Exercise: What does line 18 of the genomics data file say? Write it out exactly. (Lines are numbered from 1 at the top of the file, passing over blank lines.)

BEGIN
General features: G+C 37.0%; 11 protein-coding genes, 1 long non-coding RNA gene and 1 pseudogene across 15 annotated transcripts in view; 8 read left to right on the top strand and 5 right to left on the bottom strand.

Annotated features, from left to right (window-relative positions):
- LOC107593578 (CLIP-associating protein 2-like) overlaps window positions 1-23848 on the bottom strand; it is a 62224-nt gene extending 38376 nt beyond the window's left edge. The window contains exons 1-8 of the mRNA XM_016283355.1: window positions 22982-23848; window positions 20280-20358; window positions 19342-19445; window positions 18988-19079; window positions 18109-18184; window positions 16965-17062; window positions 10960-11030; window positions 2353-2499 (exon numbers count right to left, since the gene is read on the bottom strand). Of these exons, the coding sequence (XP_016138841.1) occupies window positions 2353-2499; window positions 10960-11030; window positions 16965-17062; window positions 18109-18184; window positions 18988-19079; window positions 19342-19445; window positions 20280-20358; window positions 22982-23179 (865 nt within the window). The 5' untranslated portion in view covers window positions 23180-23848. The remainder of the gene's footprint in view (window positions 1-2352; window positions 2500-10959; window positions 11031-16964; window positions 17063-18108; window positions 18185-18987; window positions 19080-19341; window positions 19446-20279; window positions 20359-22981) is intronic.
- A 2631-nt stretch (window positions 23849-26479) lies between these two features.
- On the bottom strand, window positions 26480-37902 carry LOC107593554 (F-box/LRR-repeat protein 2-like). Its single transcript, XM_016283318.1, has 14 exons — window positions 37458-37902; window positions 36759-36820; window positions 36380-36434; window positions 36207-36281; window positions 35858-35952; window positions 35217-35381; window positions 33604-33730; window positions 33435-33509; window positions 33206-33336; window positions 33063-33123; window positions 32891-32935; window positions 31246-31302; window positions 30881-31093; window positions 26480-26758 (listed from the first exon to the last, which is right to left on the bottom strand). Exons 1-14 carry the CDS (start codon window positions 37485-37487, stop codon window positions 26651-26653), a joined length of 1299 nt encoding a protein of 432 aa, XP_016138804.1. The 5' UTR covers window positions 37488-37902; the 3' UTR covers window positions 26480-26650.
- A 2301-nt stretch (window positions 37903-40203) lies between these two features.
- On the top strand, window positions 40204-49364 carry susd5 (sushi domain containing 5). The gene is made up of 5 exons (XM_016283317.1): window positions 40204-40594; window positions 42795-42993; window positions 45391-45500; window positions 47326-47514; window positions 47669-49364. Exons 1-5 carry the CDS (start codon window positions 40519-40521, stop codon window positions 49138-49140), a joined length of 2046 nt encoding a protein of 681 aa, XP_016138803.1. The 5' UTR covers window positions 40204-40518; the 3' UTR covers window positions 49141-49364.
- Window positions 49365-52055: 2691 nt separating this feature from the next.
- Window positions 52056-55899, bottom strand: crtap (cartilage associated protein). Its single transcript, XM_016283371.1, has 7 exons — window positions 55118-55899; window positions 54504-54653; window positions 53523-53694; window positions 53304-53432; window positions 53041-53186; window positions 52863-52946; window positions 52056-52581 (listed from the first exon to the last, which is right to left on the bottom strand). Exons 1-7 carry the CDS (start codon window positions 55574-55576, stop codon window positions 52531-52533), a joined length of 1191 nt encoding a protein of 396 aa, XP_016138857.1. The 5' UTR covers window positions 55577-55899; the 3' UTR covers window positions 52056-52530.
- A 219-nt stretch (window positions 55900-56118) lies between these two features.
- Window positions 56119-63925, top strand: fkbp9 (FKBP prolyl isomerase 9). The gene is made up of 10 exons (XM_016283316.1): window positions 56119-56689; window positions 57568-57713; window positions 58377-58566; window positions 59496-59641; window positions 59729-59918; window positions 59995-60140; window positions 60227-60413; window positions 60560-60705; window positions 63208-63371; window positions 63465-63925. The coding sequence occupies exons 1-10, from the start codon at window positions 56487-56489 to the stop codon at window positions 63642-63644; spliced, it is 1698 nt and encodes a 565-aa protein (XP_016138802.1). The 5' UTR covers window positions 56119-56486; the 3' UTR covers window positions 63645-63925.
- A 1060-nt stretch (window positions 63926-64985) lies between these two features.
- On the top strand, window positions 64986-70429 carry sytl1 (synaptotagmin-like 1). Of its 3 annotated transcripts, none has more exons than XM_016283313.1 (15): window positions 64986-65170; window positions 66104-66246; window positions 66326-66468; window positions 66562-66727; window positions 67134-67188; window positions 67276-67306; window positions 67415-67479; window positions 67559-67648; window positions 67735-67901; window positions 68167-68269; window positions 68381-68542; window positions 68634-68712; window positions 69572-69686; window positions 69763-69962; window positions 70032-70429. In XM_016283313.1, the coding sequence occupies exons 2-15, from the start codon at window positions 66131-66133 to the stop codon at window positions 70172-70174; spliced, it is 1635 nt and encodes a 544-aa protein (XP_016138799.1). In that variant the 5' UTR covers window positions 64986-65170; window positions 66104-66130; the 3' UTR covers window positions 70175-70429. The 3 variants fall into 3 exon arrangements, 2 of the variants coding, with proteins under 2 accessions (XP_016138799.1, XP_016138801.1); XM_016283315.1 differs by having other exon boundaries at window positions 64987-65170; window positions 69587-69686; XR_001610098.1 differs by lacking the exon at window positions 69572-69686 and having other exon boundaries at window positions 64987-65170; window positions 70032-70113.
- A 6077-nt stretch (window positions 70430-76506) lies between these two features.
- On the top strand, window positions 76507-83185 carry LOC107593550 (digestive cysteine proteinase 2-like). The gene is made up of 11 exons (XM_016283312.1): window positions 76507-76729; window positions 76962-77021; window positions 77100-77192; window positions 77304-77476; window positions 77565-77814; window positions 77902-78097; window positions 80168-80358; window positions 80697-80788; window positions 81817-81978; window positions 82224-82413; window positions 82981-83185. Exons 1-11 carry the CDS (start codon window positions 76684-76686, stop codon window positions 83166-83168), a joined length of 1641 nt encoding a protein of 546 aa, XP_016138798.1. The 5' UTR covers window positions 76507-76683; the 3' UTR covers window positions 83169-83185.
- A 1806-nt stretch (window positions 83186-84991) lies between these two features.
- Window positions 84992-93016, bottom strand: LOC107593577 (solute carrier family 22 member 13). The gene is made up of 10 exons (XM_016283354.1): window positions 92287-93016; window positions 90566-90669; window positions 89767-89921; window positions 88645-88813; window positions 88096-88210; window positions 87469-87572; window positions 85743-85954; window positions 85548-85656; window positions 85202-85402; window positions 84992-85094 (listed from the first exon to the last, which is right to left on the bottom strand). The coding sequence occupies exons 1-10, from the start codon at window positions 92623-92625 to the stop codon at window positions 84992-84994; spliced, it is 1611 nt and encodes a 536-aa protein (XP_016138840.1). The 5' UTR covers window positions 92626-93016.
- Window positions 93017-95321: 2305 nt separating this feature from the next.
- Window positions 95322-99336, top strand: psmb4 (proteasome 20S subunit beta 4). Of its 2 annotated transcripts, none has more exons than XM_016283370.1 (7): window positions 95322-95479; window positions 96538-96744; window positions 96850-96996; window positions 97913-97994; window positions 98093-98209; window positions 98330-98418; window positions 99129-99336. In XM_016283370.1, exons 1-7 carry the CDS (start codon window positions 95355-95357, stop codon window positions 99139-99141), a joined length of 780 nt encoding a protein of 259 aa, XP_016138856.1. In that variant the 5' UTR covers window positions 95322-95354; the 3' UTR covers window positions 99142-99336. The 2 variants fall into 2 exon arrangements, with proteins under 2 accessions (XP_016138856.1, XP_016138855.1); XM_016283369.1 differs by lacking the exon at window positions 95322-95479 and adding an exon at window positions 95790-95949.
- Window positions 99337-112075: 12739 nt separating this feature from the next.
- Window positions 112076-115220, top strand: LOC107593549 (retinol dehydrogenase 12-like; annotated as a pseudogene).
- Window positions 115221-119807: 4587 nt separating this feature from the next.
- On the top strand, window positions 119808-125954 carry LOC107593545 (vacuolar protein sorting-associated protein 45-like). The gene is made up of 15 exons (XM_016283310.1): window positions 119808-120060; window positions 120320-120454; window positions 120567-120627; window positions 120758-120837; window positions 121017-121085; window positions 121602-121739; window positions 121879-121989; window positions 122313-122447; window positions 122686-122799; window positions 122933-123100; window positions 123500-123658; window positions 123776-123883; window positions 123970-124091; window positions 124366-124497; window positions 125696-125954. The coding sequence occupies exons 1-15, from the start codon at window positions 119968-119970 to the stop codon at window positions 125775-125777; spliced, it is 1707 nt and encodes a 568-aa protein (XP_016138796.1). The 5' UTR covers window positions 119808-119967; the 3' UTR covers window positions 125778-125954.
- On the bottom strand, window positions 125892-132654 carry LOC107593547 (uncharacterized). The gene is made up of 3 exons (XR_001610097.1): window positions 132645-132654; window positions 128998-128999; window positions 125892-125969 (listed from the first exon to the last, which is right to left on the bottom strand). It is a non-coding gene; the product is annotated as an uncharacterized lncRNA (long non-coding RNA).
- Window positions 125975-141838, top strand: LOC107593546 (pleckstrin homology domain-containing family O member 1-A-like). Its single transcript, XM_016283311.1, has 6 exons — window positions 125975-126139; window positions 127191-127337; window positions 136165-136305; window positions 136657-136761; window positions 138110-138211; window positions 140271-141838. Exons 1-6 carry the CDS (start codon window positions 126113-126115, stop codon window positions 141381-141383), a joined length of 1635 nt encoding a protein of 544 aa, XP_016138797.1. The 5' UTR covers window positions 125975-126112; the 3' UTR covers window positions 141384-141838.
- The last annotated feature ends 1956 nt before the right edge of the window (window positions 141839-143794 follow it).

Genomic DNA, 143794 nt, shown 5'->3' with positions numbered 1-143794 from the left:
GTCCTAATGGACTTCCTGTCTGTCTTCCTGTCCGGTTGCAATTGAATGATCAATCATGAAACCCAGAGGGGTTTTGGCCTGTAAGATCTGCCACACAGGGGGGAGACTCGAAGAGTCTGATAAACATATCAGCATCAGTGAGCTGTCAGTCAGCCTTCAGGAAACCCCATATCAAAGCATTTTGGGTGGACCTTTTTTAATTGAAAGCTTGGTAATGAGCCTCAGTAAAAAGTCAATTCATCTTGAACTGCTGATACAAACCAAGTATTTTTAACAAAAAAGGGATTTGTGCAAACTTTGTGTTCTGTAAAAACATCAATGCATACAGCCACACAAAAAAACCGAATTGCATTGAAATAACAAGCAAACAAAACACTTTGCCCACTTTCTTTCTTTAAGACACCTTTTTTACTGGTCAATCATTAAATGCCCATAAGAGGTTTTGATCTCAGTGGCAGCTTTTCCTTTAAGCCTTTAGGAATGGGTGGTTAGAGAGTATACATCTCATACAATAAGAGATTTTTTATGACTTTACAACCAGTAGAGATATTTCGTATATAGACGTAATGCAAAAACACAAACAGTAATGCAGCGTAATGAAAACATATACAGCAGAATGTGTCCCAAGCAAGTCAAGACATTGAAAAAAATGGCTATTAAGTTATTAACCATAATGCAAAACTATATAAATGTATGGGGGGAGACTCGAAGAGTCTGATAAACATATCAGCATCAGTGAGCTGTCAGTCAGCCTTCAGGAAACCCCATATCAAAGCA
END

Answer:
- Window positions 93017-95321: 2305 nt separating this feature from the next.